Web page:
“Vincent could never be good enough in his own right, and would always sense that something was wrong with him that couldn’t be identified. There was an impossible longing to know himself, which could never happen to because he was carrying around the ghost of his brother. He was condemned to be the longed-for other.”I learned to respect van Gogh for his awareness of his madness and how desperately he wanted to understand it. When he felt his illness becoming overwhelming, he would check himself into a mental hospital for help in regaining control. Vincent felt badly about the things he did when he was unable to master his illness, but he realized he had a disease, not an excuse for his extreme behaviors. In 1889 he wrote a letter to his brother Theo, and said,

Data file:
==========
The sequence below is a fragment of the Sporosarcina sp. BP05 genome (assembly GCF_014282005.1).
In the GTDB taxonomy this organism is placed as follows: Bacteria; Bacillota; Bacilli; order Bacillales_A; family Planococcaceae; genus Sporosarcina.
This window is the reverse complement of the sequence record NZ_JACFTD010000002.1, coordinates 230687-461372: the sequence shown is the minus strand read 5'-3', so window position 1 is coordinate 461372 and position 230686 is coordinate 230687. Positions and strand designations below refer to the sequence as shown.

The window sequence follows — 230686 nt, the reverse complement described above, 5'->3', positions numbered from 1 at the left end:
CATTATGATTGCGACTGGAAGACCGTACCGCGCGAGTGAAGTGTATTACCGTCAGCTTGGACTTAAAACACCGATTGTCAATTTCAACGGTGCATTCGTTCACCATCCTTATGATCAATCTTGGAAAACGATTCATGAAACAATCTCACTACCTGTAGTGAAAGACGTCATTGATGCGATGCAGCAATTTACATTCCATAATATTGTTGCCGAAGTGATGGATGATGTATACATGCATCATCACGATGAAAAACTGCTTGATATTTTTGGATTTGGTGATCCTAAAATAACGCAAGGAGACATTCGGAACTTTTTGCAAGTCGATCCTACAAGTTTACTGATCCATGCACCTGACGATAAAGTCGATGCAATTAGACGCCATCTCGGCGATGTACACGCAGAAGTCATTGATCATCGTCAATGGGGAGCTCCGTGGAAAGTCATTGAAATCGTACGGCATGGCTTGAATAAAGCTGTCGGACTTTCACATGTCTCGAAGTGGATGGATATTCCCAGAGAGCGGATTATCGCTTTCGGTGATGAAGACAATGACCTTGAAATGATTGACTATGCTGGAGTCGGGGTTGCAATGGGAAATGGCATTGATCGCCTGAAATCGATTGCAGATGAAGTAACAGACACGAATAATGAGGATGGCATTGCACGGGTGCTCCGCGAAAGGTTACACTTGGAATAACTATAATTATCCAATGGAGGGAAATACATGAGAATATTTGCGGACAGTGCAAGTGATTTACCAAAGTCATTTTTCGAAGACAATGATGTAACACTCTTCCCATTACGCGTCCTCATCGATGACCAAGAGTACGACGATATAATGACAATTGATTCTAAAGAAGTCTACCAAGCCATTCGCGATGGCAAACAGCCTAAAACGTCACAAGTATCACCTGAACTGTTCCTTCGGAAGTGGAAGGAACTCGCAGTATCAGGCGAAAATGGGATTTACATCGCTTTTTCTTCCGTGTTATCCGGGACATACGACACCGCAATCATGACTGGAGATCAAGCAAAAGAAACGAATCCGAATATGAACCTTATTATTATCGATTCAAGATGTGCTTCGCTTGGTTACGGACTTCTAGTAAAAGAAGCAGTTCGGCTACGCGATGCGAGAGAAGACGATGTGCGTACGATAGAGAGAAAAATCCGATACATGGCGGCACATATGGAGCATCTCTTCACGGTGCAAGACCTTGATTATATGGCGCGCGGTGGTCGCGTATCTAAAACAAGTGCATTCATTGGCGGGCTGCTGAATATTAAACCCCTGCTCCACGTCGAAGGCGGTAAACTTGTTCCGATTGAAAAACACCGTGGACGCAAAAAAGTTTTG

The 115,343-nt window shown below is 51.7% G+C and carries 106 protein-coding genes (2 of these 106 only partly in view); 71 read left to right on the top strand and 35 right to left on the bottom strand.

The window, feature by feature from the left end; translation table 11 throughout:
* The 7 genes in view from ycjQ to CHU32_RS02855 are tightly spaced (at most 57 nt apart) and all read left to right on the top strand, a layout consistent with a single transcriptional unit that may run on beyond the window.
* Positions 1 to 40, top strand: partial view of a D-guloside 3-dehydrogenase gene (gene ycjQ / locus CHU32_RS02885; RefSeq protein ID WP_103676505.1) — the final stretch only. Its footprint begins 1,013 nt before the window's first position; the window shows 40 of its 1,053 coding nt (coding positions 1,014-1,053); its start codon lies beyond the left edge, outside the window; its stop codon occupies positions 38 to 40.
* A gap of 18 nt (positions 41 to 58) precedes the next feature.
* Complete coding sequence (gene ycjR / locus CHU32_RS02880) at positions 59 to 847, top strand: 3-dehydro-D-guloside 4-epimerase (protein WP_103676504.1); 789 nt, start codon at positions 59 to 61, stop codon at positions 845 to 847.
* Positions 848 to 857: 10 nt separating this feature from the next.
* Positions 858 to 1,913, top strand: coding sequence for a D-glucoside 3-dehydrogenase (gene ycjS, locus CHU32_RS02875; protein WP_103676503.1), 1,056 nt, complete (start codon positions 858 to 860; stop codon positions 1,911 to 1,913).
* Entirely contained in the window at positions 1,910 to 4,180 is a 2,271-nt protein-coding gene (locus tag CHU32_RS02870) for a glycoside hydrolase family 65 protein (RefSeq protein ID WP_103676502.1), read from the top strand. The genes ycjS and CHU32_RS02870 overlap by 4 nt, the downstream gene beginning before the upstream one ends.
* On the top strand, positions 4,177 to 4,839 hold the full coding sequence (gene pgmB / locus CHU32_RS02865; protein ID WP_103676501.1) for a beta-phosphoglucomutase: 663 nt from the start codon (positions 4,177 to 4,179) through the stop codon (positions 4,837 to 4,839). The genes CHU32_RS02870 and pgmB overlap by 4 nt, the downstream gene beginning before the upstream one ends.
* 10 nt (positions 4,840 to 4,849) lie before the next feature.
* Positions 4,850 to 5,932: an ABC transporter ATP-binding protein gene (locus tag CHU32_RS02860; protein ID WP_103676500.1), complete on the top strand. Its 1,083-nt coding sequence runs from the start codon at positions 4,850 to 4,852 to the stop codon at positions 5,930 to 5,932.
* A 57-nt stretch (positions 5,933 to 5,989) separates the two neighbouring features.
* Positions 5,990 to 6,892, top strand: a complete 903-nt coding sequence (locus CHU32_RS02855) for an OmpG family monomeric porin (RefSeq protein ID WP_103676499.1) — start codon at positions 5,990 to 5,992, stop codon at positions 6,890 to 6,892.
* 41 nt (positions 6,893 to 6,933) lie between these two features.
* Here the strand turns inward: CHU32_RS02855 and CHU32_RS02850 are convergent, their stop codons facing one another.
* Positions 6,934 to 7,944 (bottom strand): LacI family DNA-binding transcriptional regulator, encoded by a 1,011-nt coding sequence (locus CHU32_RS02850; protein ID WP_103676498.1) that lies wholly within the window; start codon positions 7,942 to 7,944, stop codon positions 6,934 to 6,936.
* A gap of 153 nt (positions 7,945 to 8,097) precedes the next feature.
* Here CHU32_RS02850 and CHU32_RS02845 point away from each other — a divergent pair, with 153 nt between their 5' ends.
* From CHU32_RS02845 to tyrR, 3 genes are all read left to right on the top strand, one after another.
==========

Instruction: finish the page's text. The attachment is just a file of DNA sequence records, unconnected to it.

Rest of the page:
“What comforts me a little is that I am beginning to consider madness as a disease like any other and accept the thing as such, whereas during the crises themselves I thought that everything I imagined was real.”Recently, some years after that first visit to the Chicago Art Institute and my tender footed glimpse of a van Gogh self portrait, I went back. I am older and have gained some years of experience and sapience. My own struggles have contributed to the shape of my life and my outlook. I’ve seen first hand what the effects of mental illness can have on an individual. I’ve witnessed the destruction wrought by uncontrolled depression and mania. I’ve attempted to comfort the inconsolable and abandoned. Vincent was a man bereft; battling more demons than any one mortal deserves to be plagued with. The weight of his brilliance must have been a heavy burden to carry as well. I studied that 1887 self-portrait, as I had studied so many of them, and recognized the anguish in his eyes. I read the concentration in his deep brow and the exhaustion riding his cheekbones. I detected the fear tightening his lower lip. I will never be able to grasp the pain that lay behind those eyes, but I can respect it. That must appease me in my desire to understand him. * Literary Traveler Articles by the Author: Coffee and Bob Kaufman, Poet of the People Related Literary Traveler Pieces: Van Gogh & The Dead in Arles, France; Auvers sur Oise: The Original Impressionist Landscape